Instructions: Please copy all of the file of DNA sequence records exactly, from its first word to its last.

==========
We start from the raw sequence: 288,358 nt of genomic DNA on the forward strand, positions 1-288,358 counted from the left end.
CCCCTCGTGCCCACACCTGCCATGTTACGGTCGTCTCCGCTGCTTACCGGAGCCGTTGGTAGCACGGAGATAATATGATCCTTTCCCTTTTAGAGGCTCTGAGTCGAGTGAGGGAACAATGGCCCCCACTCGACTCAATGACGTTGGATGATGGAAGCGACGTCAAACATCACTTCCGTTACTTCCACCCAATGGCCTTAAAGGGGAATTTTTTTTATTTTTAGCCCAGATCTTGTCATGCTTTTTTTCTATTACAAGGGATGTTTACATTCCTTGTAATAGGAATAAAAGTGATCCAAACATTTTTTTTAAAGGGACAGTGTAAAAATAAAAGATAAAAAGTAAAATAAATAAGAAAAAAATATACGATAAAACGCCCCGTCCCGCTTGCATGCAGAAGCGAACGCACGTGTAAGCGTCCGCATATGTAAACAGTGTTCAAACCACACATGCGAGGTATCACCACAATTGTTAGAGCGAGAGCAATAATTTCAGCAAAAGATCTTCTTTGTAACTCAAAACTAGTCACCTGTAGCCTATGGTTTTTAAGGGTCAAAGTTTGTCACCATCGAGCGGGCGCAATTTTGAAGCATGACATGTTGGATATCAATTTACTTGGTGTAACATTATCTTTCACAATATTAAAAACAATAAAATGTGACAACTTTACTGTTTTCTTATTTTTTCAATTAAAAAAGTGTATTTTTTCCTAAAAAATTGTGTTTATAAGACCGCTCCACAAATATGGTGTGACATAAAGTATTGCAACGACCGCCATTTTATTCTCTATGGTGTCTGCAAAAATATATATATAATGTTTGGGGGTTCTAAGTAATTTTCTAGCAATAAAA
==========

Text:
We start from the raw sequence: 288,358 nt of genomic DNA on the forward strand, positions 1-288,358 counted from the left end.
CCCCTCGTGCCCACACCTGCCATGTTACGGTCGTCTCCGCTGCTTACCGGAGCCGTTGGTAGCACGGAGATAATATGATCCTTTCCCTTTTAGAGGCTCTGAGTCGAGTGAGGGAACAATGGCCCCCACTCGACTCAATGACGTTGGATGATGGAAGCGACGTCAAACATCACTTCCGTTACTTCCACCCAATGGCCTTAAAGGGGAATTTTTTTTATTTTTAGCCCAGATCTTGTCATGCTTTTTTTCTATTACAAGGGATGTTTACATTCCTTGTAATAGGAATAAAAGTGATCCAAACATTTTTTTTAAAGGGACAGTGTAAAAATAAAAGATAAAAAGTAAAATAAATAAGAAAAAAATATACGATAAAACGCCCCGTCCCGCTTGCATGCAGAAGCGAACGCACGTGTAAGCGTCCGCATATGTAAACAGTGTTCAAACCACACATGCGAGGTATCACCACAATTGTTAGAGCGAGAGCAATAATTTCAGCAAAAGATCTTCTTTGTAACTCAAAACTAGTCACCTGTAGCCTATGGTTTTTAAGGGTCAAAGTTTGTCACCATCGAGCGGGCGCAATTTTGAAGCATGACATGTTGGATATCAATTTACTTGGTGTAACATTATCTTTCACAATATTAAAAACAATAAAATGTGACAACTTTACTGTTTTCTTATTTTTTCAATTAAAAAAGTGTATTTTTTCCTAAAAAATTGTGTTTATAAGACCGCTCCACAAATATGGTGTGACATAAAGTATTGCAACGACCGCCATTTTATTCTCTATGGTGTCTGCAAAAATATATATATAATGTTTGGGGGTTCTAAGTAATTTTCTAGCAATAAAA